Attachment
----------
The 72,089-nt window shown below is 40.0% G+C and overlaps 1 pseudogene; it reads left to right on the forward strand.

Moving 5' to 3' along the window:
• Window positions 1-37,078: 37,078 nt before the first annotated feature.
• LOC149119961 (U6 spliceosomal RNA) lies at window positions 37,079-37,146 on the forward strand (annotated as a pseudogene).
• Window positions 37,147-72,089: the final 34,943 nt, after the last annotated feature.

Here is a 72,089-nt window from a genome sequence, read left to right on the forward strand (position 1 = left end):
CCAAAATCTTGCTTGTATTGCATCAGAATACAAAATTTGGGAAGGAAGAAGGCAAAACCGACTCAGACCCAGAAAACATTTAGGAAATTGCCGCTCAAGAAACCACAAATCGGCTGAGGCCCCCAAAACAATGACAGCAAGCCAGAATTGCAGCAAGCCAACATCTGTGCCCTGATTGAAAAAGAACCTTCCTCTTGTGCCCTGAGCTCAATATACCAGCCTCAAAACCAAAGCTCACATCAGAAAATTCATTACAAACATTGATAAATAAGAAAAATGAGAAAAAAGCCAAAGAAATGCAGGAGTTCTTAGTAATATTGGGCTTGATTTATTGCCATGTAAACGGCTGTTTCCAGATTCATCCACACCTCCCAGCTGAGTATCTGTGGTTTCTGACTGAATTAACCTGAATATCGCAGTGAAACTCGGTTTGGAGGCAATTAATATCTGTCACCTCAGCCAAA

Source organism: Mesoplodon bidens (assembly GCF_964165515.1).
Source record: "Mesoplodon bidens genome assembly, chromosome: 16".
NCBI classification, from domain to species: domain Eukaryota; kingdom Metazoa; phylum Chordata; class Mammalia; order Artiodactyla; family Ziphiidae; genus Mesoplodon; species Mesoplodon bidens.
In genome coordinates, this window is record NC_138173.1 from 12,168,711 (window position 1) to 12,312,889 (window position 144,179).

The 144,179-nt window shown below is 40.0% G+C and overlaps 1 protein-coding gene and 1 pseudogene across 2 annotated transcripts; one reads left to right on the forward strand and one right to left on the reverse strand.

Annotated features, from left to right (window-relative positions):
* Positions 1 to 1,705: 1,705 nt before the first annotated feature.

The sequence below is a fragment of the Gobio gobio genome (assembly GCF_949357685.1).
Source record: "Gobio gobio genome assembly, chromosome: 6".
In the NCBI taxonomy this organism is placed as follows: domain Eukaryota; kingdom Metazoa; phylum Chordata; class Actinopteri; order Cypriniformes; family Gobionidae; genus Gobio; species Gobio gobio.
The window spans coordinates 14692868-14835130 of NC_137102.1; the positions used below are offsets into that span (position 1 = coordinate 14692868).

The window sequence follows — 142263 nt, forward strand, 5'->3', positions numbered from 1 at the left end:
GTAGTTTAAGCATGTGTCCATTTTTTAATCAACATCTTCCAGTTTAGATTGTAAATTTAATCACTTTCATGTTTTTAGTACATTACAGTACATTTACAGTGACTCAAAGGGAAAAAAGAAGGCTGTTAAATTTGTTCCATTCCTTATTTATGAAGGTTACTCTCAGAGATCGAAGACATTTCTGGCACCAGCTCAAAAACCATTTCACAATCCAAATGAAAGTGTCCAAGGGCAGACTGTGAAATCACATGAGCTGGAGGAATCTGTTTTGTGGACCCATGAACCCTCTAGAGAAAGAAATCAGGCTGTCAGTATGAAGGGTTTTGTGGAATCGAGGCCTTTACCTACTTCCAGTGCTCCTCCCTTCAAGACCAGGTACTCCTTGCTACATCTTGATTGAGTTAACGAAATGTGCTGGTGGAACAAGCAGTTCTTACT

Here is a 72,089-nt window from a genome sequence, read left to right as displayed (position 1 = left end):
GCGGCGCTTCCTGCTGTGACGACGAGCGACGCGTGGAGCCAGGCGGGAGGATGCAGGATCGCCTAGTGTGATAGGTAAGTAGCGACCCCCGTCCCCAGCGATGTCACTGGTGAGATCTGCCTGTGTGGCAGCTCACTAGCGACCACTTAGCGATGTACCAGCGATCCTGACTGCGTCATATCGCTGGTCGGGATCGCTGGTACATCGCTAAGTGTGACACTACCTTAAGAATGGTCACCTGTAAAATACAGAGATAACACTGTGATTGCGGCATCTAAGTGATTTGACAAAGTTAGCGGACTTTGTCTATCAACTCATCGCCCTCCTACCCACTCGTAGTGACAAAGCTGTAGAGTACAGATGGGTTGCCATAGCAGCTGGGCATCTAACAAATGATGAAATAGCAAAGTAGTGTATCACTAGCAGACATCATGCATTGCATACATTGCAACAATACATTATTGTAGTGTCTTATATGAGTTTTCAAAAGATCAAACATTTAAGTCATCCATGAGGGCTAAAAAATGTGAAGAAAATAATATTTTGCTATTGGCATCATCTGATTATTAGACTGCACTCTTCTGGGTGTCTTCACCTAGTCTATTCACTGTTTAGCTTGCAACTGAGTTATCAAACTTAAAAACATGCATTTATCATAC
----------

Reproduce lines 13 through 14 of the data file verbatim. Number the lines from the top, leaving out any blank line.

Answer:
Annotated features, from left to right (window-relative positions):
* Positions 1 to 1,705: 1,705 nt before the first annotated feature.